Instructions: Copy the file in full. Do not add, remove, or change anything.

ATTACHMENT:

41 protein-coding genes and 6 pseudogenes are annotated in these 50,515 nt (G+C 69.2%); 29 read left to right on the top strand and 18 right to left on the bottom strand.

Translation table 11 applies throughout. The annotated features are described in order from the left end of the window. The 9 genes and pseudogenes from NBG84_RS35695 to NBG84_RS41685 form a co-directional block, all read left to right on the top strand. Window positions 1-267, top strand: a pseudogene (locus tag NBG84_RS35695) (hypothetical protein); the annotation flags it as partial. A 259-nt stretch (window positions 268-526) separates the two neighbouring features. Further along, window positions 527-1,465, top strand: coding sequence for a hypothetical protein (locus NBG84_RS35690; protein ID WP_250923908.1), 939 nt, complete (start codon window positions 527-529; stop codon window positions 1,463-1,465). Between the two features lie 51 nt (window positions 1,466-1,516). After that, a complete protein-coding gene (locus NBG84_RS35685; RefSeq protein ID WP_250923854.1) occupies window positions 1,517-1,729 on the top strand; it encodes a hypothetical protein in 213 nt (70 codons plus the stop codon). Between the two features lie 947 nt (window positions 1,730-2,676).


41 protein-coding genes and 6 pseudogenes are annotated in these 50,515 nt (G+C 69.2%); 29 read left to right on the top strand and 18 right to left on the bottom strand.

Translation table 11 applies throughout. The annotated features are described in order from the left end of the window. The 9 genes and pseudogenes from NBG84_RS35695 to NBG84_RS41685 form a co-directional block, all read left to right on the top strand. Window positions 1-267, top strand: a pseudogene (locus tag NBG84_RS35695) (hypothetical protein); the annotation flags it as partial. A 259-nt stretch (window positions 268-526) separates the two neighbouring features. Further along, window positions 527-1,465, top strand: coding sequence for a hypothetical protein (locus NBG84_RS35690; protein ID WP_250923908.1), 939 nt, complete (start codon window positions 527-529; stop codon window positions 1,463-1,465). Between the two features lie 51 nt (window positions 1,466-1,516). After that, a complete protein-coding gene (locus NBG84_RS35685; RefSeq protein ID WP_250923854.1) occupies window positions 1,517-1,729 on the top strand; it encodes a hypothetical protein in 213 nt (70 codons plus the stop codon). Between the two features lie 947 nt (window positions 1,730-2,676).